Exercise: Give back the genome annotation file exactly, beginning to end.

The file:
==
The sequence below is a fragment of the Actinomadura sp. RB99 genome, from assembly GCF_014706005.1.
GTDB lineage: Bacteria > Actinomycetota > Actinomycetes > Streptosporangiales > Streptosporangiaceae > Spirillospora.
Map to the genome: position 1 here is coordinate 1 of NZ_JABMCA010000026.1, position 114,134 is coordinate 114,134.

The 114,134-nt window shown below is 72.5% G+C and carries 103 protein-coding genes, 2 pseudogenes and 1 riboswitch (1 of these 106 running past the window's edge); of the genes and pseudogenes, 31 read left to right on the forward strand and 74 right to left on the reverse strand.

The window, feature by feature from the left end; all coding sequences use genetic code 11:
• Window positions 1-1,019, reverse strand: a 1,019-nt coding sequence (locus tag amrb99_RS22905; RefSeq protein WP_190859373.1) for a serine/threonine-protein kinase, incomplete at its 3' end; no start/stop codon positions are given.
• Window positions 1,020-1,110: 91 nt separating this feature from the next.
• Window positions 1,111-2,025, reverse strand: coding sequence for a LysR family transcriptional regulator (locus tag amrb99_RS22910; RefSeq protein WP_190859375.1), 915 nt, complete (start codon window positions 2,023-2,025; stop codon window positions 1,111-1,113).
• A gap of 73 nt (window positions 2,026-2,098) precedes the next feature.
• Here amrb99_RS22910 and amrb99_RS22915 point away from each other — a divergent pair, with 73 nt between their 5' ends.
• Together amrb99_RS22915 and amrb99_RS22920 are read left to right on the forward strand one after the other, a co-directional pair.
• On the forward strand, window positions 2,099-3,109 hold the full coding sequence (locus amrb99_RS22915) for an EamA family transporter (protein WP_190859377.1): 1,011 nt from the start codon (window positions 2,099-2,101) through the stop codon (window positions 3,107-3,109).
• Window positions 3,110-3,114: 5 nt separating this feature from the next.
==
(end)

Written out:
The sequence below is a fragment of the Actinomadura sp. RB99 genome, from assembly GCF_014706005.1.
GTDB lineage: Bacteria > Actinomycetota > Actinomycetes > Streptosporangiales > Streptosporangiaceae > Spirillospora.
Map to the genome: position 1 here is coordinate 1 of NZ_JABMCA010000026.1, position 114,134 is coordinate 114,134.

The 114,134-nt window shown below is 72.5% G+C and carries 103 protein-coding genes, 2 pseudogenes and 1 riboswitch (1 of these 106 running past the window's edge); of the genes and pseudogenes, 31 read left to right on the forward strand and 74 right to left on the reverse strand.

The window, feature by feature from the left end; all coding sequences use genetic code 11:
• Window positions 1-1,019, reverse strand: a 1,019-nt coding sequence (locus tag amrb99_RS22905; RefSeq protein WP_190859373.1) for a serine/threonine-protein kinase, incomplete at its 3' end; no start/stop codon positions are given.
• Window positions 1,020-1,110: 91 nt separating this feature from the next.
• Window positions 1,111-2,025, reverse strand: coding sequence for a LysR family transcriptional regulator (locus tag amrb99_RS22910; RefSeq protein WP_190859375.1), 915 nt, complete (start codon window positions 2,023-2,025; stop codon window positions 1,111-1,113).
• A gap of 73 nt (window positions 2,026-2,098) precedes the next feature.
• Here amrb99_RS22910 and amrb99_RS22915 point away from each other — a divergent pair, with 73 nt between their 5' ends.
• Together amrb99_RS22915 and amrb99_RS22920 are read left to right on the forward strand one after the other, a co-directional pair.
• On the forward strand, window positions 2,099-3,109 hold the full coding sequence (locus amrb99_RS22915) for an EamA family transporter (protein WP_190859377.1): 1,011 nt from the start codon (window positions 2,099-2,101) through the stop codon (window positions 3,107-3,109).
• Window positions 3,110-3,114: 5 nt separating this feature from the next.